Republican Candidate for Vacant San Antonio House Seat Supports Medicaid Expansion

One of the Republican candidates vying for the special election in Texas House District 118 has indicated his support for the expansion of Medicaid....

Tucker Carlson Slams His Publisher Simon & Schuster For Censorship That ‘Mirrors The Decline Of America’

Fox News host Tucker Carlson slammed his publisher Simon & Schuster in his new book for engaging in censorship that he said “mirrors the...

Iron Dome Funding Bill Passes House Despite Vehement Progressive Opposition

Israel’s Iron Dome anti-missile system intercept rockets launched from the Gaza Strip towards Israel, as seen from Ashkelon, Israel, May 12, 2021. (Amir Cohen/Reuters) Independent legislation that would allocate $1 billion to Israel’s Iron Dome defense system, introduced after House progressives stripped the support from a previous government spending bill, overwhelmingly passed the House on Thursday. Democratic House Appropriations Committee Chairwoman Rosa DeLauro proposed the stand-alone legislation on Wednesday, eliciting outrage from squad member Representative Rashida Tlaib, who was one of just nine House members to vote “no.” The progressive congresswoman announced her opposition Thursday, saying she refuses to financially support a “violent apartheid system.” “We cannot be talking only about Israelis’ need for safety at a time when Palestinians are living under a violent apartheid system and are dying from what Human Rights Watch has said are war crimes,” Tlaib remarked. “We should also be talking about the Palestinian need for security from Israeli attacks. We must be consistent in our commitment to human life.” Representative Alexandria Ocasio-Cortez voted “no” on the bill but switched her vote to “present,” which has the effect of an abstention, at the last minute. As the House approved the measure, Ocasio-Cortez appeared visibly upset on camera, as if she were crying. Tlaib repudiated the bill’s reasoning that military aid should be sent to “replenish” Israel’s exhausted defenses after it intercepted hundreds of rocket projectiles that the Gaza-based terrorist organization Hamas launched at the nation’s highly populated centers in May. She claimed that Israel “manufactured” that crisis, triggering it after Israeli Defense Forces soldiers got into an alteration with worshippers at the Al-Aqsa mosque, a holy Islamic site, in Jerusalem. “I firmly believe our country should oppose selling weapons to anyone, anywhere without human rights law compliance,” she asserted. .@RepRashida opposing Iron Dome funding for Israel: "I will not support an effort to enable and support war crimes, human rights abuses, and violence…Palestinians are living under a violent apartheid system…war crimes …Palestinian need for security from Israeli attacks…" pic.twitter.com/C0WG0CRXKG — Howard Mortman (@HowardMortman) September 23, 2021 #inline-newsletter-nloptin-614cd4a73796d .inline-newsletter-subscribe__cta label { font-size: 1.2rem; line-height: 1.5rem; color: #000000; } #inline-newsletter-nloptin-614cd4a73796d .inline-newsletter-subscribe__cta p { font-size: 1.05rem; line-height: 1.45rem; color: #000000; } #inline-newsletter-nloptin-614cd4a73796d { background-color: #ffffff; border-width: 1px; border-color: #cccccc; } #inline-newsletter-nloptin-614cd4a73796d .inline-newsletter-subscribe__email-submit { border-color: #e92131; background-color: #e92131; color: #ffffff; } #inline-newsletter-nloptin-614cd4a737bc0 .inline-newsletter-subscribe__cta label { font-size: 1.5rem; line-height: 1.7rem; color: #000000; } #inline-newsletter-nloptin-614cd4a737bc0 .inline-newsletter-subscribe__cta p { font-size: 1.05rem; line-height: 1.45rem; color: #000000; } #inline-newsletter-nloptin-614cd4a737bc0 { background-color: #ffffff; border-width: 1px; } #inline-newsletter-nloptin-614cd4a737bc0 .inline-newsletter-subscribe__email-submit { border-color: #eba605; background-color: #eba605; color: #ffffff; } #inline-newsletter-nloptin-614cd4a737ce3 .inline-newsletter-subscribe__cta label { font-size: 1.3rem; line-height: 1.5rem; color: #dd9933; } #inline-newsletter-nloptin-614cd4a737ce3 .inline-newsletter-subscribe__cta p { font-size: 1.05rem; line-height: 1.5rem; color: #2d2d2d; } #inline-newsletter-nloptin-614cd4a737ce3 { background-color: #ffffff; border-width: 1px; border-color: #999999; } #inline-newsletter-nloptin-614cd4a737ce3 .inline-newsletter-subscribe__email-submit { border-color: #dd9933; background-color: #dd9933; color: #ffffff; } #inline-newsletter-nloptin-614cd4a737e22 .inline-newsletter-subscribe__cta label { font-size: 1.5rem; line-height: 1.7rem; color: #0f733c; } #inline-newsletter-nloptin-614cd4a737e22 .inline-newsletter-subscribe__cta p { font-size: 1.05rem; line-height: 1.45rem; color: #2d2d2d; } #inline-newsletter-nloptin-614cd4a737e22 { background-color: #ffffff; border-width: 1px; border-color: #cccccc; } #inline-newsletter-nloptin-614cd4a737e22 .inline-newsletter-subscribe__email-submit { border-color: #0f733c; background-color: #0f733c; color: #ffffff; } Shortly after, Democratic Representative Ted Deutch enthusiastically condemned Tlaib’s comment as “anti-Semitic.” “I cannot allow one of my colleagues to stand on floor of House of Representatives and label the Jewish democratic state of Israel an apartheid state. I reject it. Today this caucus, this body, the House of Representatives will overwhelmingly stand will our ally, the State of Israel in replenishing this defensive system,” he declared. Granted additional speaking time, Deutch concluded that leaving Israel vulnerable to assault and destruction from enemies such as Hamas and other neighbors constitutes anti-semitism. “To falsely characterize the State of Israel is consistent with those, let’s be clear, who advocate for the dismantling of the one Jewish state in the world. And when there is no place on the for one Jewish state, that’s anti-semitism,” he said. .@RepTedDeutch after Rep. Tlaib: "I cannot allow one of my colleagues to stand on floor of House and label Jewish democratic state of Israel an apartheid state…my colleague who just besmirched our ally…when there's no place on map for one Jewish state, that's anti-Semitism" pic.twitter.com/kCa5Y5W8EI — Howard Mortman (@HowardMortman) September 23, 2021 Eight Democrats and one Republican rejected the Iron Dome supplemental measure, including Representatives Rashida Tlaib, André Carson, Ilhan Omar, Marie Newman, Ayanna Pressley, Jesús García, Raúl Grijalva, Cori Bush, and Thomas Massie, respectively. Massie, the lone Republican to vote against the measure, opposes all foreign aid. The bill now advances to the evenly-divided Senate for a vote. Send a tip to the news team at NR.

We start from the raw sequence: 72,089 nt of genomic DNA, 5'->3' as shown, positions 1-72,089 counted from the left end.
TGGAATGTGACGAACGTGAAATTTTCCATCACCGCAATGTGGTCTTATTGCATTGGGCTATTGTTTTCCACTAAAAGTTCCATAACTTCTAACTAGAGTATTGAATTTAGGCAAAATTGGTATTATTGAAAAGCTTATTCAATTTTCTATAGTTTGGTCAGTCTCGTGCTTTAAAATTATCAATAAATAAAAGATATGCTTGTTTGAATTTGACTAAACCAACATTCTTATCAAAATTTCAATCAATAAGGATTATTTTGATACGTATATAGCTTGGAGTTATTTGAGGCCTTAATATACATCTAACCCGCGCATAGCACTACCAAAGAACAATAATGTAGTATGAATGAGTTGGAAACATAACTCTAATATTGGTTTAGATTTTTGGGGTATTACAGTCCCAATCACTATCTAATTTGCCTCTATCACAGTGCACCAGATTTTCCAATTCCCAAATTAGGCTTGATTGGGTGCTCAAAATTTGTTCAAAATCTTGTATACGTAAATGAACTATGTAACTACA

- Advertisement -